While falling (with no air in the way) it feels like free fall. Same when jumping in the air. When "stationary" against the edge of the station, it will feel mostly like standing on the Earth.

You cannot, in general, directly feel gravity. Free fall, which you can experience to a lesser extent on a roller coaster, is the feeling you get when you are not being supported by some surface.

"Normally', you are supported by a substance, which pushes against you (the ground under your feet, the water in a pool, or the air as you reach terminal velocity). The parts supported by this substance then push against your organs and the rest of your body.

In free fall, no such support exists: you are still experiencing gravity, but not the "support".

The exception is tides, which if strong enough can produce forces directly on your body. No human has experienced tides (due to gravity) that strong.

A rotating station creates a pseudo-tide effect, because things closer to the axis have "less pseudo-gravity". If you are tall relative to the station radius, your head will feel less gravity than your feet. This could be felt directly while in pseudo-free-fall, but would more likely be felt as a tendency to rotate in free fall, or when standing on the ground.

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    $\begingroup$ Buildings move around at 40 m/s relative to the observer are a very aggressive form of wind indeed. $\endgroup$ – gerrit May 26 '16 at 11:21
  • $\begingroup$ When I lied down along the radius of a roundabout while my friends pushed it around as fast as they could, I did feel ultimately unpleasant forces on my body. Are those substantially different from (pseudo-)tides? $\endgroup$ – gerrit May 26 '16 at 11:25
  • $\begingroup$ @gerrit Probably. I'm uncertain how well it approximates a "real" tidal effect: I would have to do math. But the feeling where your head is being pulled up, while your feet are being pulled down, and your middle is weightless, is what tides should feel like. However, at that scale, you'd also experience enough rotation that your inner ear would be swirling, and your eyes (if open) would also be informing your brain. I don't know how big of an difference that would make in your experience. Plus, I don't know if the rate of change in pseudo-tides matches any real tide... $\endgroup$ – Yakk May 26 '16 at 13:37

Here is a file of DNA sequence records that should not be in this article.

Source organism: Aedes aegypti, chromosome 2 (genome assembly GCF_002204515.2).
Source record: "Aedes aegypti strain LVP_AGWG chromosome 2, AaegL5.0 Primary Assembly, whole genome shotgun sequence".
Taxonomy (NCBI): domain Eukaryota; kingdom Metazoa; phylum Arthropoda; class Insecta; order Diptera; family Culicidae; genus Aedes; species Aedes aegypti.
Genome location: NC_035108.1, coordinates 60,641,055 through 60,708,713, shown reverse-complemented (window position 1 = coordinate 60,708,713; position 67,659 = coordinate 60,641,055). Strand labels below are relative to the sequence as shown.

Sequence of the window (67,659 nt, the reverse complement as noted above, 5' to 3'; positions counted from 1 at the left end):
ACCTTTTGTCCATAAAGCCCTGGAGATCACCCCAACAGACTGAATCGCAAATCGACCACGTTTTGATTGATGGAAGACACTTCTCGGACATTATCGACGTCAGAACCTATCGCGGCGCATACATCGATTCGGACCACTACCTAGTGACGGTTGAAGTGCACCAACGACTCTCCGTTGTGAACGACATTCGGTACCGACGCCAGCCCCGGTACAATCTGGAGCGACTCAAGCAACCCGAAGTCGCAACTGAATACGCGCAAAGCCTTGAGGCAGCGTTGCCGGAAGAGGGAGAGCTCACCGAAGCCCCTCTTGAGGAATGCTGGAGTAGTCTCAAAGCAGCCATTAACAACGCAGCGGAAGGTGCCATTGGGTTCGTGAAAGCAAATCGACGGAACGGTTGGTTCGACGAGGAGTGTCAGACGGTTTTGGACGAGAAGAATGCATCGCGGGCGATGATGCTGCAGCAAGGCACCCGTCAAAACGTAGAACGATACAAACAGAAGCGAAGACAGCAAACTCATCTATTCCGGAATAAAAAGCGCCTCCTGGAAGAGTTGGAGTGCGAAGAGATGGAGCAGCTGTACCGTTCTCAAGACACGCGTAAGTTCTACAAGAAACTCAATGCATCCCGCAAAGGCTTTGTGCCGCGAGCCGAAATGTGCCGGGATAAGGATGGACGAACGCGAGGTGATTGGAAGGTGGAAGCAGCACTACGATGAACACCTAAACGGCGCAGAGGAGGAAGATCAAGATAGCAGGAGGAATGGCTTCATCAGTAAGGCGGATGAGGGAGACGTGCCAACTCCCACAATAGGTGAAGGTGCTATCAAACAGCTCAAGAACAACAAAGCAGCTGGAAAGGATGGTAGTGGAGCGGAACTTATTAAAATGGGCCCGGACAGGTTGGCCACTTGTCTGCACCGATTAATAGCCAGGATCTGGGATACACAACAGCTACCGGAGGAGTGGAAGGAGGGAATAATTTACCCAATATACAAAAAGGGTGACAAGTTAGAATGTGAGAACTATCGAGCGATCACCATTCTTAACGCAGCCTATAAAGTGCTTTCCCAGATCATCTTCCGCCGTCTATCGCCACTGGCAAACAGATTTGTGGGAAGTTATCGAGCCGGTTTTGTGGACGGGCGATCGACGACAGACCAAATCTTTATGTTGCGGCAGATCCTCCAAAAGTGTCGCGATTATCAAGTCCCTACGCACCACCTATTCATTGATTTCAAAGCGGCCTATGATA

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All that you have written is correct.

Let's go further to the next point 4:
Once he comes to the cylinder's wall and stands on it, he gets the same angular speed as the cylinder, and he will also get a centrifugal force and rotational gravity as in the films.

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  • $\begingroup$ The cylinder wall will have a relative velocity of 40 m/s relative to the astronaut at rest. He'd better very slowly climb some stairs down from the cylinder axis. $\endgroup$ – gerrit May 26 '16 at 11:26
  • $\begingroup$ @gerrit where did you get that figure from? $v=\sqrt{ar}$. For $r=10~$m and $a=10~$m/s$^2$, $v=10~$m/s... And $r=10~$m looks already fairly big to me! $\endgroup$ – DarioP May 26 '16 at 16:07
  • $\begingroup$ @gerrit, I agree. Method you suggest is anywhere safer. $\endgroup$ – dmafa May 26 '16 at 16:32
  • $\begingroup$ Actually, I researched this for a sci-fi book. Standing on the surface is easy to understand. "Freefalling" through an "atmosphere" in an O'neill cylinder is not so obvious. You fall like in a gravity field due to air pressure from the rotating air. The winds actually come to an equilibrium where there is just a good breeze at the "surface". It circulates from the center of the cylinder outward. Arthur C. Clarke had it right (as usual) in Rama. $\endgroup$ – Jack R. Woods May 26 '16 at 23:42
  • $\begingroup$ @DarioP Your own answer uses $r=160$ m at 2.4 revolutions per minute. That means the tangential velocity is $2 \cdot \pi \cdot 160 \textrm{m} / ((1/2.4) \textrm{min}) = 40.2 \textrm{m/s}$ $\endgroup$ – gerrit May 27 '16 at 8:58
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This is a really nuanced issue, but it is not the spinning space station that "causes" the centrifugal force, but the spinning frame of reference. We begin to say things like "he feels a centrifugal force on him" at a point where the *best reference frame to describe his motion is a rotating frame.

You can model a system like your astronaut and a cylinder in any reference frame you please. That's one of the fundamental rules of how we model physics. You can even model your astronaut in a coordinate system consisting of North, East, and Down from the point of view of an observer on the ground watching the two fly by, and physics will still predict their motion accurately.

If you model it in an "inertial" frame, the motion will be described by the traditional Newtonian equations of motion (barring anything exotic like relativity, which will have a minimal effect at the speeds you are talking about). Objects will move in straight lines unless affected by a force from another object, like gravity or from contact with the surface of the cylinder. This is even true on rotating space stations! You can describe the motion of astronauts in a rotating space station without centrifugal forces if you describe their position in an inertial frame (such as ECI).

However, there's a catch here. The equations of motion may not be simple in such an inertial frame. Yes, you get rid of the centrifugal forces; you'll end up with some normal forces if they are standing on the inner surface of the cylinder. However, rotational motion like that means you're going to have to bring in all sorts of sine and cosine terms to describe the motion. The effect of the astronaut on the space station will be small but it may be remarkably hard to prove it is small, leading you to have to consider things like the space station wobbling about its axis.